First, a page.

This is my basic yellow cake recipe. I use it for different types of cake as well, including strawberry, lemon, spice, tres leches, etc. I’ll include those variations below.

Buttermilk yellow cake


  • Buttermilk yellow cake
  • 1 cup butter

  • 2 cups sugar

  • 4 eggs, separated

  • 3 cups flour (AP flour but can substitute equal weight of pastry flour)

  • 1 tsp baking soda
  • 1 tsp cream of tartar

  • 1 cup buttermilk

  • 1.5 tsp vanilla


    Cream butter and sugar until light. Add egg yolks, one at a time until well incorporated. Sift dry ingredients. Add alternately with buttermilk/vanilla, starting and ending with dry. Mix only until smooth. Don’t over mix. Whip up the whites separately to firm peaks and fold into the batter. Bake in a 9×13 pan at 350′ for approximately 25-30 minutes or until toothpick comes out clean.

  1. Variations:
  2. I like to add buttermilk powder to the dry ingredients when substituting other liquids so I don’t lose the benefits of the buttermilk.
  3. For tres leches cake:
  4. Make cake as above. mix together one can evaporated milk, one can sweetened-condensed milk and 1 cup whole milk or goat milk and pour slowly over cake to soak in. *This recipe will only take 1/2 the milk. Either reserve the other half of the milk or make a double recipe
  5. Strawberry cake:
  6. In place of the buttermilk (1 cup), use 1 1/2 cups (12 oz) blended strawberries.
  7. banana cake:
  8. In place of the buttermilk (1 cup), use 1 1/2 cups (12 oz) blended bananas.
  9. Lemon cake:
  10. In place of the vanilla (1.5 tsp), use 2 tsp lemon extract.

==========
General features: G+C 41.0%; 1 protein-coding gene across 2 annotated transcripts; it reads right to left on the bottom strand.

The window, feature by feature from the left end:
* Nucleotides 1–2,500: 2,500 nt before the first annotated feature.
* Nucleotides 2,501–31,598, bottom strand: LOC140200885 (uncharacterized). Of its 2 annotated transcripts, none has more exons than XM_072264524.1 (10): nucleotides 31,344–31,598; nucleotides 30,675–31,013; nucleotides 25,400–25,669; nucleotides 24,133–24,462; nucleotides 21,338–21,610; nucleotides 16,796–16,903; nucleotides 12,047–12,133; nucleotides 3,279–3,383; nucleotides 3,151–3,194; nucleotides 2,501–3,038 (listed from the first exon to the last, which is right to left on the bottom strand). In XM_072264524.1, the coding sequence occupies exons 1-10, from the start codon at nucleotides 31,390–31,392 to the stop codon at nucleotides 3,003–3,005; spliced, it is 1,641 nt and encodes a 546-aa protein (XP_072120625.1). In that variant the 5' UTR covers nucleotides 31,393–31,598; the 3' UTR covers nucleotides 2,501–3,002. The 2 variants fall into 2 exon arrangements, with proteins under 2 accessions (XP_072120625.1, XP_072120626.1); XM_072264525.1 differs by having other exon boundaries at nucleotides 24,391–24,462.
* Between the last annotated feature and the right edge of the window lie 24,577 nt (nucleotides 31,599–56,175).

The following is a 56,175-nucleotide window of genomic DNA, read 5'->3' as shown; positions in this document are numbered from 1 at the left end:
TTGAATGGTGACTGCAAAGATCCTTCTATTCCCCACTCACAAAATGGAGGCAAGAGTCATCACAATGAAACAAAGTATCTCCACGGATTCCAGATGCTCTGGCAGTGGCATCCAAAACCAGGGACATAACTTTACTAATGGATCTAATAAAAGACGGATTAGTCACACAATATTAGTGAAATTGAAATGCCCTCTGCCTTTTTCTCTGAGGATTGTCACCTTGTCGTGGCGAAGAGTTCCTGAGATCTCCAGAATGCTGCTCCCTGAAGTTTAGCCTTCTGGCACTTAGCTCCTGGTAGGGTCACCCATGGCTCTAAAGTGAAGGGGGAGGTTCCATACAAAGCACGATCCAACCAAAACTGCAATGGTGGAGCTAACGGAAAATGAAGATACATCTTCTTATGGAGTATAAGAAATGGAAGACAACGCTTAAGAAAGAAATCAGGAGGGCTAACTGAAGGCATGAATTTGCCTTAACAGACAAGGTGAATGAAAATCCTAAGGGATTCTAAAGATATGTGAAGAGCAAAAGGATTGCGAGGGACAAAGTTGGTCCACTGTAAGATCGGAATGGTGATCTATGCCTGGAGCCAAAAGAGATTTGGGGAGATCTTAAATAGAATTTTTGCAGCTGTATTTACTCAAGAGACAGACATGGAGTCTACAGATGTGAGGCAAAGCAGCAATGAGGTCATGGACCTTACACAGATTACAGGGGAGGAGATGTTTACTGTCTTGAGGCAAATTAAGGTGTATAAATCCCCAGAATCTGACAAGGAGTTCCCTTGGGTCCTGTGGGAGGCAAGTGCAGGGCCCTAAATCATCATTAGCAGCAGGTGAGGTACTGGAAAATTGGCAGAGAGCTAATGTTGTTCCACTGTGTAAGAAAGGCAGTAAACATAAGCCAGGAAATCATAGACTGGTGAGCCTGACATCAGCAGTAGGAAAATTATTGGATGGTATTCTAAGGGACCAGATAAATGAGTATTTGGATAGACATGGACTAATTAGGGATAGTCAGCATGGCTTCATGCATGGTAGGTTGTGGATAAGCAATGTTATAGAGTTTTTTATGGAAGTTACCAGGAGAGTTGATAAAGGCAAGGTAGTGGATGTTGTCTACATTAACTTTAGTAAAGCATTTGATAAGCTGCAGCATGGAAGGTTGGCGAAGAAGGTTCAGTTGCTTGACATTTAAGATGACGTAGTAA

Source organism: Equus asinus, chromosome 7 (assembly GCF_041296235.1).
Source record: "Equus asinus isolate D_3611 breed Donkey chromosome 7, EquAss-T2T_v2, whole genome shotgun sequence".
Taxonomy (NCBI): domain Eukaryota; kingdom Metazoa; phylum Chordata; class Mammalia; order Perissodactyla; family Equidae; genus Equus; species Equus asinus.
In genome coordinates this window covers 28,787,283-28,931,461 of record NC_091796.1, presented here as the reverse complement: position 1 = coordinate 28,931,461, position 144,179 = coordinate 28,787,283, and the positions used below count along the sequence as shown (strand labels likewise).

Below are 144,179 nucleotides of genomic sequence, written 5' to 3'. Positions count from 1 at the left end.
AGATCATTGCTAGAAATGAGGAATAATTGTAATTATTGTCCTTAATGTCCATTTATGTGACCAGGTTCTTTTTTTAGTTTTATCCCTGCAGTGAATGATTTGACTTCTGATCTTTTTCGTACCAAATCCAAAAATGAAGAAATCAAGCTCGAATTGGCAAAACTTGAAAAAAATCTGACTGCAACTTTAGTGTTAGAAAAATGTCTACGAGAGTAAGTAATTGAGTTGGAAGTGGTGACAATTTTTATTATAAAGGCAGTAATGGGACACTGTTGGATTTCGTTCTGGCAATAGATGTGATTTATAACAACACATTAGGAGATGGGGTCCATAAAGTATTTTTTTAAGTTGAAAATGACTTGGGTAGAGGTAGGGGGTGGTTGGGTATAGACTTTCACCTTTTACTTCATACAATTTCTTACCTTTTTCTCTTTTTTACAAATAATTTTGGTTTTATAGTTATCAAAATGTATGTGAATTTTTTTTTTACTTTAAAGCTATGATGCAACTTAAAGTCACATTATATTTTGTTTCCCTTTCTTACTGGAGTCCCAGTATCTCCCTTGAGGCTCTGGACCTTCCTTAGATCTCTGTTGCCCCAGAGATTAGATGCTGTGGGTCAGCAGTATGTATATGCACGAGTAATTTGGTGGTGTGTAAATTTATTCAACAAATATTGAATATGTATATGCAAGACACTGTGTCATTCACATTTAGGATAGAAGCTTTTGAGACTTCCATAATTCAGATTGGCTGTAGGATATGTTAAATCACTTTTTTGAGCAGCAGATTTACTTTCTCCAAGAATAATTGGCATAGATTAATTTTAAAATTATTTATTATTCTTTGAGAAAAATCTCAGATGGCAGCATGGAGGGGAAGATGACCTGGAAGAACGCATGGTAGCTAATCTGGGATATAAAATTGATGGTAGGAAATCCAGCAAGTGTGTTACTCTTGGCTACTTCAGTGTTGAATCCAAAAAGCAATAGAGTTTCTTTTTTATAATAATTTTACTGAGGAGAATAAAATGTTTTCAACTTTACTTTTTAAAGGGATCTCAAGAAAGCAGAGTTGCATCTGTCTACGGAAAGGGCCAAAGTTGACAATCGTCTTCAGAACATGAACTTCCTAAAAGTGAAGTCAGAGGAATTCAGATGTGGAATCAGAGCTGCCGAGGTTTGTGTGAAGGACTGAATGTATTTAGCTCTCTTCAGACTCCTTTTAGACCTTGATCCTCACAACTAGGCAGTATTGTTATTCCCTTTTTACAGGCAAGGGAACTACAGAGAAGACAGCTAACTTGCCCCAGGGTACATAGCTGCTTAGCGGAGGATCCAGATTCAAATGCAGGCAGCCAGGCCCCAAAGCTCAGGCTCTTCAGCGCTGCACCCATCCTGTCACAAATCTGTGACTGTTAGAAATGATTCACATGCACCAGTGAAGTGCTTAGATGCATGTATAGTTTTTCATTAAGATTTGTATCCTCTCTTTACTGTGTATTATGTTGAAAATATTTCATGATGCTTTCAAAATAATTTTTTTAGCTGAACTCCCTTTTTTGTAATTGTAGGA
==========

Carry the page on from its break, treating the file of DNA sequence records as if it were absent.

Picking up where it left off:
11. Spice cake:
  12. In place of buttermilk, use 1 1/2 cups apple sauce. In place of half the sugar, use 1/2 brown sugar. To dry ingredients, add 1 1/2 tsp cinnamon, 3/4 tsp nutmeg, 1/4 tsp cloves and 1/4 tsp ginger.


paintergrrl73 Says... 1 Nov 2009 , 1:01pm

Have you tried this recipe for cupcakes? Sounds dee-lish and I always think buttermilk makes moister cakes. Any suggestions?

deMuralist Says... 13 Nov 2009 , 8:12pm

My batter came out very thick, so I actually added 1 1/2 C of raspberries, pureed and pushed through a sieve. I also added a little red food coloring because the color looked a little weird then.

Used cream cheese buttercream frosting.

Tasted fantastic!

Beginner1848 Says... 18 Nov 2009 , 8:32am

Thanks for all the variations!

Is there a reason you specified a 9 x 13 pan? Wouldn't this recipe work in 9-inch round pans?

LaSombra Says... 27 Jul 2010 , 6:27pm

This will work for any size cake pans, but I said 9x13 so you know how long that size would take and how much one recipe makes and then adjust from there according to which pans you use.

This recipe does come out thicker than what you might be used to with mixes or even some other scratch recipes, but it will rise well in the oven.

I always recommend using the freshest eggs possible. The fresher the eggs, the better they'll whip up.

I've made cupcakes before with this and yes, they turn out well :)

azeboi2005 Says... 31 Aug 2010 , 11:14am

When you are making the other variations you said you put powdered buttermilk into the dry much do you add?

ashleyj Says... 11 Oct 2010 , 11:13am